Katlego Mphela on financial education and his 9-5 car salesman job…

Katlego Mphela on financial education and his 9-5 car salesman job…

Four years after hanging up his boots, ex-Bafana Bafana and Mamelodi Sundowns striker Katlego Mphela has done the unthinkable and secured a 9-5 job as a car salesman in Johannesburg.

And the man nicknamed ‘Killer’ for his prowess in front of goal reveals he is “comfortable” and ready to explore a new chapter on the back of a glittering career in France as well as in the Premier Soccer League. 

Mphela, now 38, scored 23 goals in 53 appearances for the national team having been considered one of the deadly forwards of his generation – but he now looks forward to bringing big business for Volkswagen selling cars. 

When news of his decision to sign up for an internship at the dealership broke, Mphela, as expected, was trending on social media as questions were asked regarding the fortunes he made as a footballer. 

“I think it doesn’t matter how much money you have in your bank account, as long as there’s no income and it’s only coming out – eventually you will go broke. Your money must make you money, two years is a long time to sustain yourself with your savings. It’s difficult,” he said in an exclusive interview on Metro FM’s Sport Night Amplified with host Andile Ncube.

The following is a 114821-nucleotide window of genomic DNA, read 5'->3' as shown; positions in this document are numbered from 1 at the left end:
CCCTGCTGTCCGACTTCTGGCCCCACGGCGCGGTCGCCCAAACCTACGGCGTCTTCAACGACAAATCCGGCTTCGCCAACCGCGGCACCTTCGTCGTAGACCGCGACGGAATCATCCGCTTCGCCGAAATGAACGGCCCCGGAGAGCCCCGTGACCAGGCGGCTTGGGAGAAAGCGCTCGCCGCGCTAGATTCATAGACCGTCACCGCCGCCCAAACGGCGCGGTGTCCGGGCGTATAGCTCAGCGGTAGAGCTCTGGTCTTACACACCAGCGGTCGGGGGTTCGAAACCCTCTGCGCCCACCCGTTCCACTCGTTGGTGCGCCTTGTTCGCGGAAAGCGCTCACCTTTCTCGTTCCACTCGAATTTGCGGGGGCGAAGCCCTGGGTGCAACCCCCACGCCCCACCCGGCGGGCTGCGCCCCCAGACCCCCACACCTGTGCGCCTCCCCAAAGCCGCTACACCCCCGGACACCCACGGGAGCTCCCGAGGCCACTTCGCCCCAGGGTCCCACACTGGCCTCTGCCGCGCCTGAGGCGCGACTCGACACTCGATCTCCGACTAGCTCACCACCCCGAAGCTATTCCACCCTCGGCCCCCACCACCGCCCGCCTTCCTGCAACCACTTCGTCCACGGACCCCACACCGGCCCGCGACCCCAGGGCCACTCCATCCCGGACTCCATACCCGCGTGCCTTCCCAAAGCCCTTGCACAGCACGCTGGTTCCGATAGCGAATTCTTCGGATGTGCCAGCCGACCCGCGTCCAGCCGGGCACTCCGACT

“I was one of the players earning well in this country at my peak, especially after the [FIFA] Confederations Cup. I realised I was running out of money when my shisanyama wasn’t doing well. You get people that advise you, but have bad intentions. You throw money around and you end up running out.” 

Mphela dispelled the rumours that he was back home and penniless. 

“I am living comfortably, but of course not earning the same money as when I was playing. I won’t live the same way, obviously. I am just an ordinary guy now. I knew there was going to be a reaction, but I believe 80 percent of the comments were positive. I did this because I’ve seen how former players struggle, but don’t want to come out of their comfort zones. I am hoping this will encourage them to venture into other things after football – there’s a stigma around this.” 

Ncube then asked whether Mphela had considered becoming a coach and pursuing a license to make it at the highest level. 

“We [along with former players] knocked on doors, but you never get feedback,” said a man who was also on the books of Strasbourg and Sade Reims in the French Ligue 1 between 2004 and 2006. 

“We don’t know the criteria and at the end of the day you have to make a decision and put bread on the table. But coaching maybe wasn’t for me – I was not patient. I can look into it in the future.”